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Your Guide for for Building your Affirming Organisation or Group

Now available on Amazon in Full Colour and Reduced Colour versions

Ebook to soon follow and will be hosted on AUsome Training

Scott Neilson and I would like to share the publication of our booklet ‘Creating Safe Spaces for Autistic People’ to help services be truly more inclusive of our community members.

We are Autistic educators and have personal experience in guiding organisations with creating affirming groups and we also know the benefits of when we are able to come together with our community members. We know that in these safe spaces that we are able to thrive. 

We wanted to create this booklet in order to outline some of the key principles, values and approaches that can cultivate a safe space for Autistic people and better ensure that your event or group is accessible.

This guide is both for identifying and non-identifying people to help support developing their group across a range of settings and activities such as lunch clubs, interest-based groups, community events, play groups, library activities and online gatherings. It is also relevant for schools, universities, healthcare services and therapists who are looking to make a safe space for Autistics. 

Our booklet covers topics such developing your group vision, participant goals, supporting the diversity of participant needs and accessibility topics. We also outline how to acknowledge and support participant differences in communication, learning and sensory needs. Importantly we have included multiple sections on ensuring that you have the right staff to be guiding your participants.

With over 100 pages of ideas, we hope that each of you are able to take away meaningful ways forward so that Autistic participants are truly welcomed, validated and comfortable taking part.

We also have included insight and quotes from various educators, professionals and advocates. Their contributions help describe what a safe space means to them, what it means to find community, ideas to consider for online groups and support of PDA Autistics.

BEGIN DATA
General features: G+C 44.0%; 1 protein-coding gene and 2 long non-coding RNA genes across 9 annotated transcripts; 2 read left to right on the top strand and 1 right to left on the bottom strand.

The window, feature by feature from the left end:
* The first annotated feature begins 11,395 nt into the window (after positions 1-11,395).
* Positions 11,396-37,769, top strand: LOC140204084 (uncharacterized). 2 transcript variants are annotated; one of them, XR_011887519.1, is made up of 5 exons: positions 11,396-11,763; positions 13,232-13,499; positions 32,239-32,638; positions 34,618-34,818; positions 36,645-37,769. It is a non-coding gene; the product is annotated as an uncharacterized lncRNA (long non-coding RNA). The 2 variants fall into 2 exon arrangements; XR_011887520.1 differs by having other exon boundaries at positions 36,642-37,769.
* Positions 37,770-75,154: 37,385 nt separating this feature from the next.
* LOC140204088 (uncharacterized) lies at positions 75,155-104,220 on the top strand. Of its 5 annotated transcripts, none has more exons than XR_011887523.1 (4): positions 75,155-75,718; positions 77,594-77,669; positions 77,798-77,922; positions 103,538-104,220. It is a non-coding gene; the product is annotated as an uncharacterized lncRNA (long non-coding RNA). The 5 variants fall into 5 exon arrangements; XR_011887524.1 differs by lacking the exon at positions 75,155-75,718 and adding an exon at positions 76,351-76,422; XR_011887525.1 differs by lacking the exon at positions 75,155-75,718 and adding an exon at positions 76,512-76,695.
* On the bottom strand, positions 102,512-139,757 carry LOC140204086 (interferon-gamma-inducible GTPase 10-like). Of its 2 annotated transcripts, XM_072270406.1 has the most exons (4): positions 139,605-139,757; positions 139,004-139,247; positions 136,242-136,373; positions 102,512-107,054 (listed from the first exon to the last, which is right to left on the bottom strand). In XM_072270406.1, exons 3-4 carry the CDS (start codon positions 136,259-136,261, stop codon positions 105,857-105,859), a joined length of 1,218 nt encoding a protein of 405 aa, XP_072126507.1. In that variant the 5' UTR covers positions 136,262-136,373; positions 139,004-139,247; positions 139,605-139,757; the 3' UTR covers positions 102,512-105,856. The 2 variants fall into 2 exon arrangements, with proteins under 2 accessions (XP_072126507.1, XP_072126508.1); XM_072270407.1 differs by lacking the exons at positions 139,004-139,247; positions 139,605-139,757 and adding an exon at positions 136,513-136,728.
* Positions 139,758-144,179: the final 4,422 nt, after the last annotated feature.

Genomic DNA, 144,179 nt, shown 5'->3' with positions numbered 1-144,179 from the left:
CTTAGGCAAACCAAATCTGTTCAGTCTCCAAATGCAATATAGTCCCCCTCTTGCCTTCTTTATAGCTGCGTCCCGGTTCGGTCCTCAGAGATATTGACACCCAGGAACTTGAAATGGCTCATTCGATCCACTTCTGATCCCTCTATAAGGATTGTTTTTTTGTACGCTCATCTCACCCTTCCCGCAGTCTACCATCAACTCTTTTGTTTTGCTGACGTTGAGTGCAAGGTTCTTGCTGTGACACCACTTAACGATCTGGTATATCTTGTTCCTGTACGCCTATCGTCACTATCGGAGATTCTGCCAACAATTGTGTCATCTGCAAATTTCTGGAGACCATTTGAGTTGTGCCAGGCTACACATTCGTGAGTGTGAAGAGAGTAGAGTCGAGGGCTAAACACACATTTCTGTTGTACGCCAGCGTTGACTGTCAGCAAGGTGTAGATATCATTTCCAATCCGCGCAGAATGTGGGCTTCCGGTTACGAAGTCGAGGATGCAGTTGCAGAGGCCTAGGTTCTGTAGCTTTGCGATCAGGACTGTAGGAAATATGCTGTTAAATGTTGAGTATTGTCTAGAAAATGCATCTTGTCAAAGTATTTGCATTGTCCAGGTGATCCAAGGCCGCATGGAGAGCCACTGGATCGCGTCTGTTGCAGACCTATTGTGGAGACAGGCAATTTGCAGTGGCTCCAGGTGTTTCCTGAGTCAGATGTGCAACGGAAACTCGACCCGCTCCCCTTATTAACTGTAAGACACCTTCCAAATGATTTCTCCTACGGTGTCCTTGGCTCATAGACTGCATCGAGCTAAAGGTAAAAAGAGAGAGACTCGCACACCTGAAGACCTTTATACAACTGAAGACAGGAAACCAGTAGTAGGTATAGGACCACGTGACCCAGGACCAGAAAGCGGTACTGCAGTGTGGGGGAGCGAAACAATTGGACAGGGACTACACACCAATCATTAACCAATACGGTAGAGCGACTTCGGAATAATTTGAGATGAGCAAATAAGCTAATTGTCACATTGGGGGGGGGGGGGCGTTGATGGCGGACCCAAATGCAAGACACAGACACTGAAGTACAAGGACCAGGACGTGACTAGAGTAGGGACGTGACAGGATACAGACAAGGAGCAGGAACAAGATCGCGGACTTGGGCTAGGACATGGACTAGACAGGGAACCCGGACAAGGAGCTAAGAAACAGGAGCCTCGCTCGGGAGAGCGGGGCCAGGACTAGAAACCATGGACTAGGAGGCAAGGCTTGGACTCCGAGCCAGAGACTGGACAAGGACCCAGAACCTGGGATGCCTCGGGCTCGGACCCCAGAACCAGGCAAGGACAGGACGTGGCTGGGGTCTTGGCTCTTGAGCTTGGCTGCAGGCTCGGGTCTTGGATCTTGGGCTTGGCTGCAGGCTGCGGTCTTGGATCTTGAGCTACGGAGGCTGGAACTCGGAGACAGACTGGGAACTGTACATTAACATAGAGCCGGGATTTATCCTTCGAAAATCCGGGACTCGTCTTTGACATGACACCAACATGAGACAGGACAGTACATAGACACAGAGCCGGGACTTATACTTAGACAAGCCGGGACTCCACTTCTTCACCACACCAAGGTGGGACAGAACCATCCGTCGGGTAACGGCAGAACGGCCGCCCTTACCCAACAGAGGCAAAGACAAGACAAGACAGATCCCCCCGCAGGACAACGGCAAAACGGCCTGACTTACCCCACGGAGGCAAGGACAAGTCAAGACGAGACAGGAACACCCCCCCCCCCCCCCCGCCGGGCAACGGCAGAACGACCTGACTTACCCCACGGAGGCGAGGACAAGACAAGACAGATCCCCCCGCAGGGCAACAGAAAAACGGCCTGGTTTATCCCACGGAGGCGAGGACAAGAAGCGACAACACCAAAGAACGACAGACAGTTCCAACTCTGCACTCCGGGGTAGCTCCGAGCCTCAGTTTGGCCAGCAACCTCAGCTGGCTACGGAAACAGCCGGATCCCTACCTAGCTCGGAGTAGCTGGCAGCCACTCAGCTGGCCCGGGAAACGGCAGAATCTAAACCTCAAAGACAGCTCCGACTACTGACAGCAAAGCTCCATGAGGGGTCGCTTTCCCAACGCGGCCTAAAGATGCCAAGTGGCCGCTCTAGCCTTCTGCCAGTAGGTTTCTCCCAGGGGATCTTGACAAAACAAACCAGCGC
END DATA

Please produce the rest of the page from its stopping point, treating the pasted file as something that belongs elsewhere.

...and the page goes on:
We also welcome requests for organisation training based off of our booklet and additional education resources.

Thanks so much for sharing in on the excitement!

Please note that you are able to purchase 2 versions of the booklet and here is our series description to help you purchase the version best for you.

Series Description

We are offering two versions of our ‘Creating Safe Spaces for Autistic People’ booklet. One is ‘full colour’ which has different coloured backgrounds throughout the booklet and some differing font colours. The ‘reduced colour’ version has all beige backgrounds, only black text and some geometric template shapes removed. Please note that the content is the same in both and therefore both do not need to be purchased. Please choose the version that is best for you.

Alt text: a beige background with black text. Heading 'Colour Reduced Version for Accessibility'. There is an image of the Creating Safe Spaces booklet on the left and it has a mix of blue, green and purple geometric images on the cover. Additional black text explains that there is only 'black text, all beige backgrounds, geometric shapes removed and to purchase your paperback copy via amazon. The title of the book is bottom centre with Scott Neilson's name and logo (blue-green infinity sign with yellow background) and Laura Hellfeld's name and logo (blue infinity stethoscope) below.

Reviews

“Wow it’s so comprehensive – you two have thought of everything. It’s an amazing resource.”

-Evaleen Whelton, AUsome Training

“This is such a valuable resource for educators, for anybody working within the autistic & neurodivergent community, to hear the autistic voice, to ensure that spaces do feel safe and secure because if they don’t, we are unable to engage, to facilitate and to use whatever is being offered.”

-Nicola Reekie, The PDA Space

“Woah…. super impressed at the phenomenal work and love Laura and Scott have poured into this vitally important guide! Listening to, and understanding Autistic lived experience – and working in a trauma informed approach – are all key to creating authentically safe, supporting spaces for Autistic people, and their families.”

The Autistic Collective

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